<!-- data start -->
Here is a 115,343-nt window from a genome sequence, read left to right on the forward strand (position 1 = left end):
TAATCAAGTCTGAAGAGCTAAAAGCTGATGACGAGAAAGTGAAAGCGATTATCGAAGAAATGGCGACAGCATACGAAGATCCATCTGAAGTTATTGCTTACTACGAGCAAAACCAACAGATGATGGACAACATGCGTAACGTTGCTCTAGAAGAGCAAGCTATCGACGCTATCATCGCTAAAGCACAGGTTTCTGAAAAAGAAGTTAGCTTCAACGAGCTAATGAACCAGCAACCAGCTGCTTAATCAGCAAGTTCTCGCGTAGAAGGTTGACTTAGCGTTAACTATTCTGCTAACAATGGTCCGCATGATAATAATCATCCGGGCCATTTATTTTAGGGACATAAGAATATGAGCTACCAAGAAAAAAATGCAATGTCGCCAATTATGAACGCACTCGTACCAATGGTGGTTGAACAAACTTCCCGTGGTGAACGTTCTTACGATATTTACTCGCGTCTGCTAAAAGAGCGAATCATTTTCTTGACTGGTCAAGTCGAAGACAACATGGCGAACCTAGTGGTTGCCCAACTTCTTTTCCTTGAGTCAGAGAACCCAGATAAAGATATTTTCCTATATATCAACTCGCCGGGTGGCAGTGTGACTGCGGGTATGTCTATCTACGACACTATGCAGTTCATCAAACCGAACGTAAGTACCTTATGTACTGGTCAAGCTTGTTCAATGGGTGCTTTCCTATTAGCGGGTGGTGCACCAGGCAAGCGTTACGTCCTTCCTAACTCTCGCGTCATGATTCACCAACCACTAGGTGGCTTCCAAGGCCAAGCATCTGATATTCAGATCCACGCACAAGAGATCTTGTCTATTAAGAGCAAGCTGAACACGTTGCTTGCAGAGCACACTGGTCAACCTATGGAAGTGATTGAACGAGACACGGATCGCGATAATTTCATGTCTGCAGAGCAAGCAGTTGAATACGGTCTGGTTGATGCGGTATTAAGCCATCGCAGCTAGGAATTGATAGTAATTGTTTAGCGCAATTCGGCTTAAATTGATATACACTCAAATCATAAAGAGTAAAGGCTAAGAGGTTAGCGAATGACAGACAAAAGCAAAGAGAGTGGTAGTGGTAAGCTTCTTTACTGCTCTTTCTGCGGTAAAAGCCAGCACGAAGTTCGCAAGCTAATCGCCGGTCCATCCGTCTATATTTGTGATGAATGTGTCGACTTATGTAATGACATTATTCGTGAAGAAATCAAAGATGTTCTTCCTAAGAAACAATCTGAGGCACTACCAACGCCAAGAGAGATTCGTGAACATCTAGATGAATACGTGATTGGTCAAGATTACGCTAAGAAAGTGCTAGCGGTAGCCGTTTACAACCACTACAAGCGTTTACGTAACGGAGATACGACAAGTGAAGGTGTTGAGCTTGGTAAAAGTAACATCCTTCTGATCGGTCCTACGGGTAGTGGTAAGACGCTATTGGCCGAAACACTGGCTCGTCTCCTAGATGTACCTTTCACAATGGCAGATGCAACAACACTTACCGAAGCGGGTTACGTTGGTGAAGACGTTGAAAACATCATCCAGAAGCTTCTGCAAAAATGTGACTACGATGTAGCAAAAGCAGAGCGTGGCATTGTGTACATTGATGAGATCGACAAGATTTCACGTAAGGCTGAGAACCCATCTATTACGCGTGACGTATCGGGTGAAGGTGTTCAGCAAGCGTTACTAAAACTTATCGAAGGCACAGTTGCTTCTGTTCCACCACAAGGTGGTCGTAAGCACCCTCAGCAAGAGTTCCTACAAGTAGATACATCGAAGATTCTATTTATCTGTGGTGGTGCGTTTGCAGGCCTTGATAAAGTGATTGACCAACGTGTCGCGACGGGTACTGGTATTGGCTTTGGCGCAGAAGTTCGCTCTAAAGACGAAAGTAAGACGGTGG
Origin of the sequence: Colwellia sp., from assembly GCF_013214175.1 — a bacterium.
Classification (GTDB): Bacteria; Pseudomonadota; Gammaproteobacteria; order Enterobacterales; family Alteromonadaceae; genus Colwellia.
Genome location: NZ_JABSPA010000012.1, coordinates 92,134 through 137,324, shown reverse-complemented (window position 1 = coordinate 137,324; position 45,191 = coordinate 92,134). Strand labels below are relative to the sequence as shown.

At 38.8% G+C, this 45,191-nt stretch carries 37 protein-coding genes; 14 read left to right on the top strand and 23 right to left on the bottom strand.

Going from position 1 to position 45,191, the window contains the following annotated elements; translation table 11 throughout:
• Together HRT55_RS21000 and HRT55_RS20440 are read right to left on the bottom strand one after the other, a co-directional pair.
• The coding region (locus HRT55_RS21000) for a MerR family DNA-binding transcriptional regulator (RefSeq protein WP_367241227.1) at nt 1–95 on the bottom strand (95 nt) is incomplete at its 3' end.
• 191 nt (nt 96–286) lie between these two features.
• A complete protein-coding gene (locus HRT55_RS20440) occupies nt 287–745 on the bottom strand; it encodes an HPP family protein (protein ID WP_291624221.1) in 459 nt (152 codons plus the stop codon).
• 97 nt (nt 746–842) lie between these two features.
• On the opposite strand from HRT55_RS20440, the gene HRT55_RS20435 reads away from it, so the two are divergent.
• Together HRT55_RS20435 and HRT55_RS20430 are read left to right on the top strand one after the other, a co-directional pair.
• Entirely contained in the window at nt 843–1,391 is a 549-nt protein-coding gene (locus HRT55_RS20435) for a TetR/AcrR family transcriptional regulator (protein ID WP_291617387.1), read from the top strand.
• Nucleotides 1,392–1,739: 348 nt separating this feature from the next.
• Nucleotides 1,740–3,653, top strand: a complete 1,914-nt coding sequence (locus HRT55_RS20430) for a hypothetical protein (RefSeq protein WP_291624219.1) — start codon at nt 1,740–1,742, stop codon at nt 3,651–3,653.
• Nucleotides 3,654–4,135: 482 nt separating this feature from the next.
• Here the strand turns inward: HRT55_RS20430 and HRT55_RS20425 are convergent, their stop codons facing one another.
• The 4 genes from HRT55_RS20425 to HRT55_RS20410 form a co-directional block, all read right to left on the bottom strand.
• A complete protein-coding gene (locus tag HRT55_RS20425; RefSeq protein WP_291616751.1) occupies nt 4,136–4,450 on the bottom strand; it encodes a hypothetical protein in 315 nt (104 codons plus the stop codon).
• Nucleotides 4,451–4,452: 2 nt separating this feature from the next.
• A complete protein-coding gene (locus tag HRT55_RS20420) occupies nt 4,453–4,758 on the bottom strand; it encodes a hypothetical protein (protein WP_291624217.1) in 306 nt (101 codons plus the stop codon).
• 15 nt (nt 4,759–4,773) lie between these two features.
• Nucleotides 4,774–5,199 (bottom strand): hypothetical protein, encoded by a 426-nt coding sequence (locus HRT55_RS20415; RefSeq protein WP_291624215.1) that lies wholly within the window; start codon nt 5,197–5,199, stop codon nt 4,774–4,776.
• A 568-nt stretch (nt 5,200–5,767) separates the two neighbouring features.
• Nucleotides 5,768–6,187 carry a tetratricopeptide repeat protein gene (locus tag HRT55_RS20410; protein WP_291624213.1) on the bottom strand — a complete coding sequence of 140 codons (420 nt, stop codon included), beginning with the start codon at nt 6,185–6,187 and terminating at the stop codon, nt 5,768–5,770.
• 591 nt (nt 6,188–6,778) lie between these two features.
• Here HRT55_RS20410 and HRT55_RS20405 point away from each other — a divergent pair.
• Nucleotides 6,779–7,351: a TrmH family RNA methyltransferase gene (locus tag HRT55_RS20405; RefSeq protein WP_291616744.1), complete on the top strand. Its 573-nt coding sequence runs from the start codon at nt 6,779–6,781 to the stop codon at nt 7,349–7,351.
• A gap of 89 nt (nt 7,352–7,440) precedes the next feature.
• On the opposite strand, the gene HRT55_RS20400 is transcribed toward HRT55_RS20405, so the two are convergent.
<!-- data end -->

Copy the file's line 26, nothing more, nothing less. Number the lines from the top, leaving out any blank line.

• A 568-nt stretch (nt 5,200–5,767) separates the two neighbouring features.